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Rishi Kapoor tells all about love, life & his rivalry with Amitabh in memoir

Lamat R Hasan | Updated on: 18 January 2017, 0:11 IST

Two weeks into the New Year, and two major biographies are flying off the book shelves. The first one, An Unsuitable Boy, by Karan Johar, and the second Khullam Khulla by Rishi Kapoor.

As much as Karan's "tell-all" is tedious and staid, with much of the written word already in the public realm, it is difficult to cheat on Rishi's. You read page after page, nearly 300 of them, holding onto every word, trying to understand the phenomenon we know as Rishi Kapoor.

Rishi's honesty hits you. In the book you don't meet the star who created a stir with Bobby and was at the "top of the game" for years - to use a phrase Rishi often employs, you meet the star you know through Twitter.

Brash, outspoken, and not one to mince words. The one who eats beef ("I am a beef-eating Hindu") and is unapologetic about it. The one who embarrasses a yesteryear star for denying an affair with his father. The one who admits to meeting Dawood Ibrahim in Dubai in the late 1980s. The one who has a rather uncomfortable relationship with his son. The one who admits that he should have encouraged his wife Neetu to pursue her career and not give up acting at 21, post-marriage.

Ranbir Kapoor, just like Rishi, has elaborated upon his relationship with his father in the foreword to the book. He writes that he'd want to change this dynamic when he has children - "I don't want my relationship with my children to be as formal as the one I have with my father".

Wife, Neetu, has detailed hers in the afterword - "he is loud, gregarious and prone to wound with words". Both stark accounts, leaving little to the imagination. None of them hide behind words, or drop clues, like Karan does.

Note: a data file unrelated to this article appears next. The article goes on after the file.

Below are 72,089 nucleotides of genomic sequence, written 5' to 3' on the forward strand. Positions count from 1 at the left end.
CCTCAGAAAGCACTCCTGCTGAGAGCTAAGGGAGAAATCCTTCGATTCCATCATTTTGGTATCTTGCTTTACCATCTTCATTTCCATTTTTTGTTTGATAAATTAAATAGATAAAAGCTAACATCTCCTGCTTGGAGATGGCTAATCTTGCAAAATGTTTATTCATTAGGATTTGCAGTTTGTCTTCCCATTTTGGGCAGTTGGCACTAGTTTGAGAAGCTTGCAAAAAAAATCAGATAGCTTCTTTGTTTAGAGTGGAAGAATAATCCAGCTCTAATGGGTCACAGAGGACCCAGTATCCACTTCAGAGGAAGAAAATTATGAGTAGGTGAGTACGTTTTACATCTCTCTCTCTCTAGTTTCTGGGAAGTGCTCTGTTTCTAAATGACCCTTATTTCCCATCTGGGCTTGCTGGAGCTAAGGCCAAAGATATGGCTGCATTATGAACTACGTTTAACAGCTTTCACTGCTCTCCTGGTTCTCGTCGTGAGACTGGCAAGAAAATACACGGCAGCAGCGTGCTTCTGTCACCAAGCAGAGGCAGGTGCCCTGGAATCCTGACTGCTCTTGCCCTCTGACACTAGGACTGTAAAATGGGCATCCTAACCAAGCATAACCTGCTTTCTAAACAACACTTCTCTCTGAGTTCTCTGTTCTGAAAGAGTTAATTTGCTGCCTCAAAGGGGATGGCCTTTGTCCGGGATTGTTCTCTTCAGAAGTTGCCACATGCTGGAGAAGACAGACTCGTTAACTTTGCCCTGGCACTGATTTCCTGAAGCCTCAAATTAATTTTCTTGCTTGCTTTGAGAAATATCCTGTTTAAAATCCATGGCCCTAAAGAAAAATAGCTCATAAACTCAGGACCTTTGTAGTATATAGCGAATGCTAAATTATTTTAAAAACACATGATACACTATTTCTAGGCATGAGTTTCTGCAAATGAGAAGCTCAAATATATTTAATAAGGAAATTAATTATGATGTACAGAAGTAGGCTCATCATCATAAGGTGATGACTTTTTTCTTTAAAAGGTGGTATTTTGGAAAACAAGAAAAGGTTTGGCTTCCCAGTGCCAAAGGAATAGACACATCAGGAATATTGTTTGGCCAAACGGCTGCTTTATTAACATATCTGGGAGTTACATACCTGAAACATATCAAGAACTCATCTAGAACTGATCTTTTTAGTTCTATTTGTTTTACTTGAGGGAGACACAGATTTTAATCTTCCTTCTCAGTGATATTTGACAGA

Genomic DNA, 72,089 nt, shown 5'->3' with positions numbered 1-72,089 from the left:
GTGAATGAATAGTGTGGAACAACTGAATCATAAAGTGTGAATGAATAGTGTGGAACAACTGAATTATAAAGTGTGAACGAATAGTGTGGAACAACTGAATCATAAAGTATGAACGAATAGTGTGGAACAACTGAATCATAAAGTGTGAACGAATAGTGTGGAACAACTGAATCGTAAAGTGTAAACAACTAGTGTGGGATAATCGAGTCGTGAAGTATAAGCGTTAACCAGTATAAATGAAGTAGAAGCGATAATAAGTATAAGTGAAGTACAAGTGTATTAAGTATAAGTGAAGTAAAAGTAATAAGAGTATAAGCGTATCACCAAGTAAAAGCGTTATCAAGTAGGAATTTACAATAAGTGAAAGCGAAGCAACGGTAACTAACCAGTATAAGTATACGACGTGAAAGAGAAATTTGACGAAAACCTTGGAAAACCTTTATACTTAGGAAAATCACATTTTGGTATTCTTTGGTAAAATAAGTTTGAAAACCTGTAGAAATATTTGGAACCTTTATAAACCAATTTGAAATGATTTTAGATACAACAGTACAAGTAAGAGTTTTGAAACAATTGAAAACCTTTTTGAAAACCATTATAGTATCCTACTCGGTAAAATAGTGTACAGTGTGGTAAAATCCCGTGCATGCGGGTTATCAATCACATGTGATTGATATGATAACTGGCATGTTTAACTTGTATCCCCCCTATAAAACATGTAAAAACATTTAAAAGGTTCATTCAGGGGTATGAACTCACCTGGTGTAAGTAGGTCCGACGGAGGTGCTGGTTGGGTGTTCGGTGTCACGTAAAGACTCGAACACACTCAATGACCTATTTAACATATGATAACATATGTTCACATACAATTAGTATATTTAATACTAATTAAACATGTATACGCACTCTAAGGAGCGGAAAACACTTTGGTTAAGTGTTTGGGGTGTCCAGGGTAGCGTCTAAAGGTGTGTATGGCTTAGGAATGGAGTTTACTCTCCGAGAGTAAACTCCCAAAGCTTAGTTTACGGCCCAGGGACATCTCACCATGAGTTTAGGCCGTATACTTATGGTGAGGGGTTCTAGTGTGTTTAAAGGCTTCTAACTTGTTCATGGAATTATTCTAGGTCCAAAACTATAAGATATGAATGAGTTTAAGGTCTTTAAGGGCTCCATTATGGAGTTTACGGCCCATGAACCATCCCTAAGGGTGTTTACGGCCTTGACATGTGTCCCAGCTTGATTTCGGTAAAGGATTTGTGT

Editorially too, Rishi wins over Karan. Rishi's memoir will adorn your bookshelf, Karan's is pure chit-chat.

Meet Chintu Kapoor

Born into the famous Kapoor family, Rishi flunked his class 10 exam, never set foot on a university campus (yet played a college student umpteen times), didn't have to sleep on the railway station or skip meals - no wonder he over-emphasises on the "lucky" him.

Rishi started acting early - at the age of two, of which he has no recollection. By the time he turned four, the Kapoor clan knew there was another actor in the family. Little Chintu when scolded would rush to cry in front of a mirror.

He was 16 when he was cast as Raju in Mera Naam Joker. The role landed on his lap as he was having dinner with family. Excited about his impending stardom, he ran to his room to practice his signature for "future autograph hunters".

His ticket to stardom was Bobby - after which he could command the unimaginable sum of Rs 5 lakh. His stardom got to his head, but the series of flops that followed grounded him. What baffled him the most was when his girlfriend "dumped him", and refused to take his "lightning calls".

The "bully" in him that beat up his siblings is alive and doing well. Often when he calls Prem Chopra, the yesteryear villain, also his friend and relative, he tells his staff - "Tell Prem sa'ab that Sonia Gandhi wants to speak with him."

Even at 64 he is not one who's high on patience. He refuses to suffer fools. "....a fan once wanted to take a picture with me in the washroom, when I was peeing. I was outraged to say the least."

The Son of a Famous Father

Rishi's father, the legendary Raj Kapoor, had an affair with two actresses Nargis - when Rishi was very young - and Vyjayanthimala. His mother Krishna moved out of the house with the children, and it is a memory Rishi took time to come to terms with.

However, he is hurt that Vyjayanthimala in an interview denied having an affair with his father.

"She claimed that he (Raj Kapoor) had manufactured the romance because of his hunger for publicity. I was livid. How could she be so blasé and pretend the affair never happened? She had no right to distort facts just because he was no longer around to defend the truth."

His father was great friends with Dilip Kumar - both stars of their time. He sees Kumar as a "father figure".

"I don't think this kind of friendship exists between two rival contemporaries in any film industry."

"No Khan works with another Khan. Nobody is willing to work with any other hero on such unequal terms. Today if Shah Rukh Khan is ruling the roost, Salman, Aamir, or Hrithik will not accept a secondary role..."

He also rues the fact that film-making now is "more about the money, less about content", more business than art.

He reveals that Hrishikesh Mukherjee was to cast his father in Anand, that his father never paid him for acting in his movies -- "working with my father was its own reward", that his father made him his "favourite scapegoat" for everything that went wrong in a scene and which he wanted re-shot.

The Father of a Famous Son